The ‘Space Race’ between the US and the USSR during the 1960s can kind of be looked at as a sport. The Russians took a huge early lead, being the first to successfully launch a satellite; put an animal into space (poor Laika); and, as an almost ‘nail in the coffin,’ sent famed (and consequently doomed) cosmonaut Yuri Gagarin into orbit. All the US had to offer was to launch astronaut Alan Shepard into sub-orbit; he was in the air for less than half an hour. But this massive rocket the Soviets built turned out to be their downfall.
With the successful Apollo 11 program, the US did what was needed to win what in hindsight seems like a bizarre and macabre game. The Saturn V carried Neil Armstrong, Buzz Aldrin and Michael Collins to the moon for the first successful moon landing. Where were the Soviets? While Neil and Buzz were sauntering around and playing golf on the moon, the USSR was doing what they love most: Being secretive. They designed and built a rocket called the N1, a shuttle slightly shorter than the Saturn V but with much, much, much more fire power…too much, it turned out. The American space program strapped five huge engines on the Saturn V; the Soviets went the other route and used an astonishing thirty engines.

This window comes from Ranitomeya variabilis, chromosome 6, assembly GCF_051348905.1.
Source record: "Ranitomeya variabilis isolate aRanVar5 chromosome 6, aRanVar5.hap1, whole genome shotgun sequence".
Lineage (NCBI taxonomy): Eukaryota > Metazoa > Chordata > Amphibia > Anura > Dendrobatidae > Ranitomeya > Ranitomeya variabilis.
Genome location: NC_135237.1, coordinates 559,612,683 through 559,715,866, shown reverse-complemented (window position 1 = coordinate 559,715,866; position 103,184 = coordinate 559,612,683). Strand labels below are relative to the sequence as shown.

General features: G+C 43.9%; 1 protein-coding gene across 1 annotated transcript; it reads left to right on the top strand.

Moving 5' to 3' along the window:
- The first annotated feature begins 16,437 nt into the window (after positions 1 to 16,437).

Although they were much smaller, 24 of them were assembled into a ring for the first launch stage. Their logic seems similar to the kind used by the crazy uncle we all have who, during a July 4th celebration, thinks it’s a good idea to put two or three superfluous mortars into the firing tube. The USSR executed four test launches of the gargantuan N1. All were disastrous, especially the mega-blaze of glory that was the second attempt. Subsequently scrapped, the program was denied until 1989, as it was seen as a huge embarrassment.